Supplier relationships do not break down overnight. Often the reasons or causes for the breakdowns are not those in the moment, but those that companies do not prepare for. A breakdown with the supplier relationship is often tied to a mistake that takes place days, months or even years before. These mistakes take many forms, but usually fall into one of four categories: (1) pre-contract Mistakes, (2) contracting mistakes, (3) relationship mistakes, and (4) termination mistakes.
One of the most common pre-contracting mistakes is an inadequate request for quotation or other bid document. Documents soliciting bids should provide the detail necessary for a supplier:
- The format should be consistent, clear, and easy to understand.
- All the requirements and qualifications necessary should be set forth.
- The buyer should include the terms and conditions according to which the RFQ will be awarded and pursuant to which the supplier will be bound.
Another common pre-contracting mistake is failing to conduct adequate diligence on any potential supplier. A wealth of public information is available on suppliers. Some of the more common resources include:
- Dunn & Bradstreet® Credibility Corp.: Credit checks, especially for larger companies.
- Experian: Credit checks, especially for smaller companies.
- S&P Capital IQ: For both private and public companies. Includes information about operations, business transactions, financials, competitors and major news.
- LexisNexis® atVantage: News, business dealings, financials, litigation records and filings.
- Intelligize: Database of SEC filings.
- LexisNexis® Courtlink: Searches for court filings from any court with electronic records.
- Public Records Reports: company snapshot, associated people, corporate filings, liens/judgments, UCC filings, property ownership, and motor vehicle ownership.
- IP Portfolio: Multiple databases are available that allow you to determine what patents or trademarks might be owned or affiliated with an entity.
Of course, no due diligence could be complete without reviewing the web sites of your potential suppliers or conducting the most basic internet searches for news, blogs and other publicly available information.
One of the most common contracting mistakes is the failure to be precise regarding what the final contract is comprised of. The most common contracting mistakes result in the “Battle of the Forms.” This mistake is so common that the Uniform Commercial Code has attempted to resolve the Battle of the Forms. (§ 2-207.) The most common example of this contracting mistake occurs when a buyer issues a Purchase Order with its terms and conditions on the back to a supplier. That Purchase Order is accepted by the issuance of an Invoice by the supplier. Of course, the Invoice has the supplier’s terms and conditions on the back. The terms and conditions of the two documents conflict. Whose will control? More likely than not, those of the supplier’s Invoice. If your contracting processes are not robust, you will not know what your terms are. As a purchaser, make sure that your Purchase Order, RFQ, or other offer document “expressly limits acceptance to the terms of the offer …” Moreover, when the supplier sends their acceptance document, do not neglect to review it for any terms or conditions to which you do not want to agree and object – in writing – as soon as practicable.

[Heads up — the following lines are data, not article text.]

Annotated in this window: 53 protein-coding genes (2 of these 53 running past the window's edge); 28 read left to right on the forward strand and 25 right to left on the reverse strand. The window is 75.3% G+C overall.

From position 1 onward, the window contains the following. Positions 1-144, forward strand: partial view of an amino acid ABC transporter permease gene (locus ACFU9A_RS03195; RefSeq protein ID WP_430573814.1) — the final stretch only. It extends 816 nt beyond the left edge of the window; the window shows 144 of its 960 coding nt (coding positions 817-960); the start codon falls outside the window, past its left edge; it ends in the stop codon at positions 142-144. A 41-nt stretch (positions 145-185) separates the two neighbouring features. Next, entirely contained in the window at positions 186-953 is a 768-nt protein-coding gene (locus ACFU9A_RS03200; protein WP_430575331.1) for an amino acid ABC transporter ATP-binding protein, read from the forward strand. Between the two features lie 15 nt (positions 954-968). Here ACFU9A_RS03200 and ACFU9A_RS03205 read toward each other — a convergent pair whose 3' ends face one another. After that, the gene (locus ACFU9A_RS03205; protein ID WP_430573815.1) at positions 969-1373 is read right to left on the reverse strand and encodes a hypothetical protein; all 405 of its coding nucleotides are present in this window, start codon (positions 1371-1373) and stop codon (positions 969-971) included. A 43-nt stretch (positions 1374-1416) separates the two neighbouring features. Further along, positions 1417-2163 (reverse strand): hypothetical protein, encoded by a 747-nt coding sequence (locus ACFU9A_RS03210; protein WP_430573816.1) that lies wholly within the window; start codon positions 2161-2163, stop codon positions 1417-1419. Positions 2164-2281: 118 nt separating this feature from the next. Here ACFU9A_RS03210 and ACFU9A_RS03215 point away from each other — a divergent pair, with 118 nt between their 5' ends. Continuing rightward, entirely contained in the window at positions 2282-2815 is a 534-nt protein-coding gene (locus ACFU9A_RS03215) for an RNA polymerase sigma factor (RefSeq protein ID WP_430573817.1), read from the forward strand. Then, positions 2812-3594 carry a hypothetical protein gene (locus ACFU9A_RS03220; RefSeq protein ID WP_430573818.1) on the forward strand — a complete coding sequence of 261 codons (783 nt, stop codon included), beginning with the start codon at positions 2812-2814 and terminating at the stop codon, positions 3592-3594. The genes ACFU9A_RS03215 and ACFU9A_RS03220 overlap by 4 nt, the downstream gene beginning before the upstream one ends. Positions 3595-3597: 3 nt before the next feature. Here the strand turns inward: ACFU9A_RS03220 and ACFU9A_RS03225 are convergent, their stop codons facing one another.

Routine relationship mistakes include the failure to monitor performance and resolve problems as they arise. Is your supplier doing a good job? How do you know? Determine at the outset of the relationship the parameters by which you will measure the performance of your supplier. Then, put controls in place so that you can monitor that performance. Make sure that you generate internal reports on your supplier’s performance so that you can routinely address issues in the relationship. Such measuring and monitoring will lead to fewer disputes. And, if you have disputes, they will be resolved more quickly and efficiently.
Few companies are aware of the pitfalls of failing to terminate their contract effectively. The termination is often not the last step in the process – parts must be resourced. Therefore, it can be a mistake not to enter an Exit Agreement of some kind. An Exit Agreement allows you to specifically negotiate and ensure that your tooling and intellectual property are not only returned, but transferred to your new supplier. If the supply at issue is just-in-time, this sort of agreement decreases the likelihood of an interruption in your supply chain. You can reach agreement to buy out the remaining inventory of your old supplier which is in both your interests. Further, you can arrange for your new supplier to buy any left over raw materials from your old supplier. While this might result in some increased costs for this remaining inventory and raw materials in the short term, what it saves the company in transition efficiencies, reduced dispute costs (in money and time), and overall efficiencies will almost certainly be much greater.
A more detailed discussion of these and other common pitfalls in supplier agreements can be found in the attached Practice Note “Sale of Goods Agreement: Common Pitfalls”, authored by Foley & Lardner LLP partner Jeffrey A. Soble and published by the Practical Law Company.